Important Tactics and Techniques for your Flashlight

Law enforcement officers are trained in various flashlight tactics and techniques, but ordinary people are not. Luckily, if you want to start using a tactical flashlight as a self-defense tool or for any other reason, you don’t need to be a trained law enforcement officer to do so. In this article we are going to discuss several important tactics and techniques that are used by law enforcement officers, as well as many other trained professionals, to ensure you get the most out of your flashlight.

Gun and Light

Gun and Light

Flashlights and guns kind of go hand in hand because the chance of you having to use your gun for self-defense during the day is lower; you are more likely going to need your gun in low light situations. How you hold your gun and light are important for both your safety and those around you.

One technique is a two-handed approach, where you hold your light and gun with both hands near each other, where your light goes your gun follows. This technique is similar to what you see displayed on TV dramas. The drawback to this is that you are pointing your gun directly at what your light is pointing at. This can be dangerous if you are accessing the situation, especially in an area with bystanders.

The other technique used is a one-handed approach; you hold your gun in your dominant hand and your light in the other. You hold your light up by your face, such as neck, cheek, or eye level. Your gun should be held out in front of you with your elbow slightly bent or in a low ready position that way you can react appropriately once you have accessed the situation.

Painting the light

When trying to access a situation to determine if there is a threat or not you want to use your flashlight to hopefully disorient the potential attacker. There are many techniques that you can use to do this, including shining the light directly in their face. But, what happens if you are not sure where they are at or whether or not they are armed. You want to be able to access the situation without giving away your location, which is where painting with the light can come in handy.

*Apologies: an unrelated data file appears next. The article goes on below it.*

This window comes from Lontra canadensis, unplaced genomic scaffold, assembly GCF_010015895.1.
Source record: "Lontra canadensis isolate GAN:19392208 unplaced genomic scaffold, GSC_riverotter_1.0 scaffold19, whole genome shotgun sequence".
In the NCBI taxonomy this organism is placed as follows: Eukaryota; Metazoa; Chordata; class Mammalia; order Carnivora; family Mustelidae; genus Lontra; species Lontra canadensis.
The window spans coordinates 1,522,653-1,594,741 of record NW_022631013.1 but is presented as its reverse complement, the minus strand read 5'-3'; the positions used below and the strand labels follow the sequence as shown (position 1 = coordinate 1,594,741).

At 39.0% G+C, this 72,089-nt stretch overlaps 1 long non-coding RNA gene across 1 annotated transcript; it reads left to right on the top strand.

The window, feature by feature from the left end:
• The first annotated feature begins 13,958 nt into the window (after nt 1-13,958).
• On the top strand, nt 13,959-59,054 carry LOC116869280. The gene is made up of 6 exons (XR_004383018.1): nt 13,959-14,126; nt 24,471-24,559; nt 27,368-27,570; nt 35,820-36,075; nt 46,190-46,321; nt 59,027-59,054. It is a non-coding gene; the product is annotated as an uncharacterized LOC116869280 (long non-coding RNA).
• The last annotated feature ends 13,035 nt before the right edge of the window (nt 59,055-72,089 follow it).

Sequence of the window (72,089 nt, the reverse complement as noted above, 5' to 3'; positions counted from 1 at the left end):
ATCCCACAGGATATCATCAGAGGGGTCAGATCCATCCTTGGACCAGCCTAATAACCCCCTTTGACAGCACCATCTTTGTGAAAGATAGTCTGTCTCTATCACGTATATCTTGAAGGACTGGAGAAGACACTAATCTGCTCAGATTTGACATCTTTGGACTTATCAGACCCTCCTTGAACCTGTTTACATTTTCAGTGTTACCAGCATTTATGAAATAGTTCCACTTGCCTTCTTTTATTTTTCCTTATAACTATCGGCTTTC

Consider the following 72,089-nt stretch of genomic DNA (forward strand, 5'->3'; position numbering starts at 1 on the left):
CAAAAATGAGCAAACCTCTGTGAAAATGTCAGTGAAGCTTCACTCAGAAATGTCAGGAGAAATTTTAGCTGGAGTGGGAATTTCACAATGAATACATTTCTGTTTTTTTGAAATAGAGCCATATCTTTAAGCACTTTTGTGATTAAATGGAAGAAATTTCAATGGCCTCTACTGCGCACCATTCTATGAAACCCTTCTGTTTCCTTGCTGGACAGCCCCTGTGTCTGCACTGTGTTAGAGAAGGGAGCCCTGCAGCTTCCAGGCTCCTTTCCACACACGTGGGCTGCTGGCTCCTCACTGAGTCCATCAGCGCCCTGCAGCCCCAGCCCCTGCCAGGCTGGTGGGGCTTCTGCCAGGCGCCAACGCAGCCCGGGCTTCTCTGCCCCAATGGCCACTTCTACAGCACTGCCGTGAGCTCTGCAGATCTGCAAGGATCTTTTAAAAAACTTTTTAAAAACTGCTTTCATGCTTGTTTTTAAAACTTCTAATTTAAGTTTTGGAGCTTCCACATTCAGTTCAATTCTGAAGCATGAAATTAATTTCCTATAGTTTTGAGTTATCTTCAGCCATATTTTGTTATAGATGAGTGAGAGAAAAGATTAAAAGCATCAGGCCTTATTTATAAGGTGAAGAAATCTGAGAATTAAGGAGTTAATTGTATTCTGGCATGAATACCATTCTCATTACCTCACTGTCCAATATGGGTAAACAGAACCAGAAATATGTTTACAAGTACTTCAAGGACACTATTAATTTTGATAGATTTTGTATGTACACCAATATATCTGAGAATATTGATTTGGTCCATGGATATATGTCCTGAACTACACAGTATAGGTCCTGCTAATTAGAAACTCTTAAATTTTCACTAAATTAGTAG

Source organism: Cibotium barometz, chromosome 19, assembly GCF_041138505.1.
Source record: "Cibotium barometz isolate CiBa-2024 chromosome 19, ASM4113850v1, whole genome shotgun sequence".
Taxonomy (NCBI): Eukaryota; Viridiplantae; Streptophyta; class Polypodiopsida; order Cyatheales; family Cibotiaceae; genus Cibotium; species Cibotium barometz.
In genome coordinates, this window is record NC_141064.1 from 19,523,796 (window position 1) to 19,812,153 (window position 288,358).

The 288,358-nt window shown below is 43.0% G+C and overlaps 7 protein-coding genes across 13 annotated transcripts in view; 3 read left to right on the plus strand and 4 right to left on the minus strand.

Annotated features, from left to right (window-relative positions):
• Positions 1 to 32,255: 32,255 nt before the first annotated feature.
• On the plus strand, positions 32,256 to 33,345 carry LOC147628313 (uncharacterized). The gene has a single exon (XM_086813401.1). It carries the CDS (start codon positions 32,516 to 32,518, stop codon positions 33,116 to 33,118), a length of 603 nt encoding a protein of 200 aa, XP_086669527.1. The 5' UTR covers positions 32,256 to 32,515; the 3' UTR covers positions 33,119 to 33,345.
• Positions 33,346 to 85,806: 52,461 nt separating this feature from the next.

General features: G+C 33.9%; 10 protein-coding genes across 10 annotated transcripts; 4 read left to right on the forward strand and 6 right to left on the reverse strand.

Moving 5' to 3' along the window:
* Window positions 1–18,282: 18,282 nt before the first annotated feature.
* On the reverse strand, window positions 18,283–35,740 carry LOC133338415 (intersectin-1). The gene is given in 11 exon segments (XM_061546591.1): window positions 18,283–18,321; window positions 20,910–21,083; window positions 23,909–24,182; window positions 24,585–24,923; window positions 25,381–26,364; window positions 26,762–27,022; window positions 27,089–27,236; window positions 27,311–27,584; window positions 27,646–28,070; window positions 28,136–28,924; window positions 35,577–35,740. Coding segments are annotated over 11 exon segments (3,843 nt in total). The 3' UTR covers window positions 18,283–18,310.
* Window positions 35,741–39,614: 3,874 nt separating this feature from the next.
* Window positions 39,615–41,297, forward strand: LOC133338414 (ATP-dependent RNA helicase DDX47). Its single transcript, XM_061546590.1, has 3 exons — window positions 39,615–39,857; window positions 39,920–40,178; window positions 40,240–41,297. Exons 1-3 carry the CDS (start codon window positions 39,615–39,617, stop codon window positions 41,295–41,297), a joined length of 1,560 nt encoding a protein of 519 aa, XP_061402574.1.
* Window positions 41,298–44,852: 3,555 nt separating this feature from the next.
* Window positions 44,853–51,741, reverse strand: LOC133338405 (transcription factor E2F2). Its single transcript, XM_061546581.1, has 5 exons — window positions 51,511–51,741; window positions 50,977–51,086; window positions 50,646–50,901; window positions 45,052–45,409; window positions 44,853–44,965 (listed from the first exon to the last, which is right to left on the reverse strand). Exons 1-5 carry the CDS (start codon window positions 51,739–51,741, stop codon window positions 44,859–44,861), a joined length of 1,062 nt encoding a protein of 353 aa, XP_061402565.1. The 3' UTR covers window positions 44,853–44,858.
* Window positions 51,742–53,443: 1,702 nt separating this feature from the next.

With this technique you are not going to simply point your light in a single direction, think of painting a wall, but with a flashlight instead of a brush. This technique doesn’t require the use of exaggerated movements, but you do want to move your light quickly and in various directions. Doing this will give you maximum light exposure to thoroughly access the situation, plus it will confuse the potential attacker. Quickly shining your light in various directions will make it extremely difficult for a potential attacker to know how far away you are, as well as determining where you are and where you might be going next.

Blinding Light

Blinding Light

This is probably the most useful technique that you will run across when it comes to using a tactical flashlight or any flashlight for self-defense. When purchasing a light you want to make sure you find one that is powerful enough to temporarily blind potential threats, so the brighter the light the better. When accessing a situation you want to first shine the light on the attacker’s hands to see if they are holding anything, but do so quickly. Once that is done quickly shine the light directly into the potential attackers face, shining directly into the eyes as much as possible. While they are disoriented by the blinding light you can either flee the scene or launch a quick attack to enable your get away.

Striking

Sometimes things are going to progress to a point where blinding the potential attacker is simply not a valid option. In cases like that, which are usually where the attacker is within your personal space, you are going to have to use a different tactic to fend them off. In these cases, your flashlight can be turned into a weapon for striking. From a ‘ready” stance you are going to use what we call a hammering motion to strike, think of how you would wield a hammer when striking a nail. Your flashlight is now the hammer while the attacker is the nail. Your “free” hand should be used to help weld off any blows from the attacker, as well as striking the attacker as you hammer with the light.

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